Belgium Unlocked

Understanding Belgium: Is civic integration mandatory for all?

Understanding Belgium: Is civic integration mandatory for all?
Credit: Belga / Canva

With three official languages, complicated administrative procedures and regional differences, understanding Belgium can be complicated, but luckily there are several programmes in place to assist newcomers.

Both the Dutch- and French-speaking communities offer integration courses for people who have recently arrived in Belgium. While EU residents can choose whether they wish to take part in the programmes, the trajectory is mandatory for most non-EU newcomers.

The programmes are often criticised as a means of 'Westernising' non-Belgians, but the core purpose of these programmes is to help people grasp Belgian intricacies, according to Dirk Vandervelden, spokesperson for the Flemish Integration Agency.

"We want to ensure that people are more self-reliant. We teach them skills and give them enough knowledge so that, after the course, they are able to get to work with what they have learned in their everyday lives in Belgium," he told The Brussels Times.

Mandatory for all?

Almost all people arriving in Belgium from a non-EU country who register as foreign nationals and are in possession of a permanent residence card have to take part in such a programme.

Every foreign newcomer must visit their local authority within eight days of arriving in the country to be registered in the population records.

Non-EU citizens registering with a municipality in Brussels will be referred to the Flemish (Bon - Agentschap Integratie en Inburgering) or French-speaking integration agencies (BAPA in Brussels, in Wallonia this differs per province).

All newcomers in Belgium must register at their local commune. Credit: City of Brussels

It is possible to choose which system to sign up to if registering in Brussels. In Flanders and Wallonia, the system is based on the national register and is slightly different.

When a residence permit for more than three months is ordered by the local authority, both non-EU newcomers and those who are entitled to take part in the course receive a recruitment letter receive an information document.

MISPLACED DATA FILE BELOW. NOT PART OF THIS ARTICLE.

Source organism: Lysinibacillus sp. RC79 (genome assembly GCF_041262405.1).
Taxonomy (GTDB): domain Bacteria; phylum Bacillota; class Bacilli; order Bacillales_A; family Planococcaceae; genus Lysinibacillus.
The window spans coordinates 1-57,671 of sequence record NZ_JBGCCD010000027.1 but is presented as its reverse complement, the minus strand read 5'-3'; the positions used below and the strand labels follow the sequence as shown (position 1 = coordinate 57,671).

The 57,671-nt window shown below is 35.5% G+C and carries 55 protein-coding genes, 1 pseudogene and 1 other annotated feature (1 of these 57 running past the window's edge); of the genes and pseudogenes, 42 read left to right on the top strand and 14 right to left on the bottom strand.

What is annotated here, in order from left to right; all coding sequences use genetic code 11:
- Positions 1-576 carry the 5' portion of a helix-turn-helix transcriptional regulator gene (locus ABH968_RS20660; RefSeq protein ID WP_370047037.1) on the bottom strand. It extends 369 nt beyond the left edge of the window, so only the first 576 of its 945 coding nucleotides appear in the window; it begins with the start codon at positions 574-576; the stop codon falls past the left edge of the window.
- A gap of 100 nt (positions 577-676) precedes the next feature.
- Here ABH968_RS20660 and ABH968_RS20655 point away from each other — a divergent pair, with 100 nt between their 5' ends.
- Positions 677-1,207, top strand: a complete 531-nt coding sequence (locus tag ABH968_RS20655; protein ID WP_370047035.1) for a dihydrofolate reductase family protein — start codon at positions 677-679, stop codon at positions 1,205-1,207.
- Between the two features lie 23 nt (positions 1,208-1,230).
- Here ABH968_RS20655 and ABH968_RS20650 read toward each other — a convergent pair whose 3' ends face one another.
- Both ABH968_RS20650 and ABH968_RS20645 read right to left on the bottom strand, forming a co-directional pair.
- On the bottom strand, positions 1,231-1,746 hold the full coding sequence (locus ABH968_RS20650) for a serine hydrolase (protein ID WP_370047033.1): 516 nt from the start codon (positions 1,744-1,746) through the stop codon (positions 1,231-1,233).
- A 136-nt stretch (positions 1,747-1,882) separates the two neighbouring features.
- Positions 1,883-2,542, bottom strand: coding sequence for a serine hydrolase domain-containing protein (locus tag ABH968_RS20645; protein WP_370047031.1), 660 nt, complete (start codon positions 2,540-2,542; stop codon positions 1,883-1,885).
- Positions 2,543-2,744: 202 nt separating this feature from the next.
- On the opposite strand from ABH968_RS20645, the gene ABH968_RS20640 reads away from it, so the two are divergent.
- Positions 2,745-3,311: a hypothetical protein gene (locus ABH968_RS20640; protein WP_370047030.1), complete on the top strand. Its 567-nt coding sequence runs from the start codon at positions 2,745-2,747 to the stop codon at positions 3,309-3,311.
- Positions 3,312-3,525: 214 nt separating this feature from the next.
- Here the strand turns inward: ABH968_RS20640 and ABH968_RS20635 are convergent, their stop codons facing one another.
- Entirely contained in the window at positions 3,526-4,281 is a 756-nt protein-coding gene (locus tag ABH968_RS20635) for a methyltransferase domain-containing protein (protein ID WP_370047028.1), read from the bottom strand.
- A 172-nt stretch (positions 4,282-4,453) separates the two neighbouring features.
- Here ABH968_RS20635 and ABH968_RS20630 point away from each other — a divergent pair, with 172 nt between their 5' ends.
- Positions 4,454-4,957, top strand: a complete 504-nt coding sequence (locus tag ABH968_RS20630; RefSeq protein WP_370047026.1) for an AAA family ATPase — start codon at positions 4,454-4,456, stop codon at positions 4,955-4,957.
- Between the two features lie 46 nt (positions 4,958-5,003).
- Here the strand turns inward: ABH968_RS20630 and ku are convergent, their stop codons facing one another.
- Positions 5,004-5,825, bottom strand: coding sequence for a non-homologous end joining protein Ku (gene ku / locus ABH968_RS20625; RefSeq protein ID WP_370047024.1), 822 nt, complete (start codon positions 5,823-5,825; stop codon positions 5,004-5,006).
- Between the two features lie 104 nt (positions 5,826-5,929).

This is sent by Agentschap Integratie en Inburgering, – which covers the whole region excluding the cities of Antwerp and Ghent where Atlas and Amal operate – Bon, the agency's counterpart in Brussels, or its French-speaking counterparts.

They are then directed to the reception office closest to their place of residence.

In all systems, non-EU newcomers will be asked to sign a contract to ensure they are aware of the mandatory nature of the programme and that they can be penalised for not taking part.

"The integration certificate makes it possible to apply for citizenship both for those entitled and obliged to take part."

Flemish System

The Flemish programme is divided into four key pillars: social orientation, Dutch lessons, finding employment, and participation and networking.

Anyone who registers with the Agentschap Integratie en Inburgering is assigned a personal counsellor who provides support throughout the programme in the participant's own language (or with the help of an interpreter).

During the first meeting, the counsellor asks the person in question about their previously acquired skills and competencies, current situation as well as their needs. "Based on this intake information, we orient the clients towards the most appropriate offer," Vandervelden said.

Classes also take place in the evening, during the day and at weekends so the course can fit into the person's own schedule in the best possible way.

The programme includes a Social Orientation course, which touches on various topics such as living and working in Belgium, its values, culture and history, and an introduction to public services. "We focus on our customs as there can sometimes be big differences compared to other countries," Vandervelden said.

An exam must be taken at the end of this course. It consists of 41 questions: 11 cover fundamental values and 30 cover practical knowledge questions about Belgian society.

Atlas Antwerp implements the Flemish integration policy on behalf of Antwerp city. Credit: Belga / Dirk Waem